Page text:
When analyzing tissue-specific gene expression patterns, we observed a separation of the three brain tissues amygdala, cerebellum and hypothalamus from the heterogeneous group of other tissues (Figure 8A). This result was not specific for the targets of the imprinted Dlk1/Gtl2 microRNAs, which might be expected given the strong expression of these microRNAs in brain. It also applies to the target genes of the reference set. In fact, this separation of the three brain tissues appears to be a common feature of the target gene expression over several tissues . The relevance of these observations is supported by the fact that the variance in antitarget expression is significantly higher (rather than lower) and that no separation of brain tissues was observed for the antitargets (Figure 8B). The shift in median gene expression values and the variance of expression values is also observed for sequences only selected by 3' UTR sequence length and GC content. For a high GC content and high sequence length, a higher median and lower variance is observed, and for low GC content and length, a lower median – observations similar to the targets and antitargets respectively.
GO annotation of predicted targets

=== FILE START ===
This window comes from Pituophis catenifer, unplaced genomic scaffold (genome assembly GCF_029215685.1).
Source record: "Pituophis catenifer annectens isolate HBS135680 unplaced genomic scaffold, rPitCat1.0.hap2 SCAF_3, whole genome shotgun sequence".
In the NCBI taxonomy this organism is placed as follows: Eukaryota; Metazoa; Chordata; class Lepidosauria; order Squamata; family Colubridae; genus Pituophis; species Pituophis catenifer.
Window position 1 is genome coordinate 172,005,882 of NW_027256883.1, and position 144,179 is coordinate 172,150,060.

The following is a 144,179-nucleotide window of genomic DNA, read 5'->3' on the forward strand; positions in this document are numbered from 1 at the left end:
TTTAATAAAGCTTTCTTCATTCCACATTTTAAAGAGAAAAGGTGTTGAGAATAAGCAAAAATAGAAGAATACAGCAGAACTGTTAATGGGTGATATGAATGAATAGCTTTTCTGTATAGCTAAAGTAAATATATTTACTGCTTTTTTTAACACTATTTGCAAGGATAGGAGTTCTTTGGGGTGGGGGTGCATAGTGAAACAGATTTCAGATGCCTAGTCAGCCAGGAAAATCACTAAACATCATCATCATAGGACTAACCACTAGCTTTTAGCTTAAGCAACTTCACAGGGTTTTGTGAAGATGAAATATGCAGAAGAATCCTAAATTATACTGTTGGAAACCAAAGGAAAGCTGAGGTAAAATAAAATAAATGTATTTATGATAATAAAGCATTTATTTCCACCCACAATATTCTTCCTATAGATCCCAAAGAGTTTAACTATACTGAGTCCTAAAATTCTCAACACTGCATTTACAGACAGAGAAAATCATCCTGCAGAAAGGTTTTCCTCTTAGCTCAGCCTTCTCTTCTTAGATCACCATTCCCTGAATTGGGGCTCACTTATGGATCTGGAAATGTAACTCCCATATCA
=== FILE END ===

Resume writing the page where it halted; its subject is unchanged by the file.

Imprinting mutations within the Dlk1/Gtl2 region are associated with a broad spectrum of phenotypic abnormalities affecting the regulation of growth and the morphology of placenta, the maturation of muscle fibers and the ossification processes in bones [23, 24]. The potential involvement of predicted microRNA target genes in specific biological processes might highlight the impact of deregulated microRNAs on the observed phenotypes. Mining for over- and underrepresented Gene Ontology (GO) terms  provides a well-established and scalable way to identify common functional roles among sets of genes. Briefly, the GO is based on the annotation of the biological process, the molecular function and cellular localization of the translated proteins that correspond to the gene of interest. Over- and underrepresented GO biological process terms were determined for the predicted targets and antitargets (using conditional hypergeometric tests as implemented in the GOstats bioconductor package ). The over-represented terms for the target genes of the microRNAs within the Dlk1/Gtl2 region (Table 1) include developmental process, anatomical structure development, cell communication, regulation of biological process, transport, phosphorus metabolic process and cell adhesion. Under-represented processes include cellular metabolism, electron transport, protein biosynthesis and metabolism, sexual reproduction, response to a biotic stimulus (like bacteria and pathogens), DNA and RNA metabolism and RNA processing. Again, we observed similar results for the reference set and inverse results for the antitargets.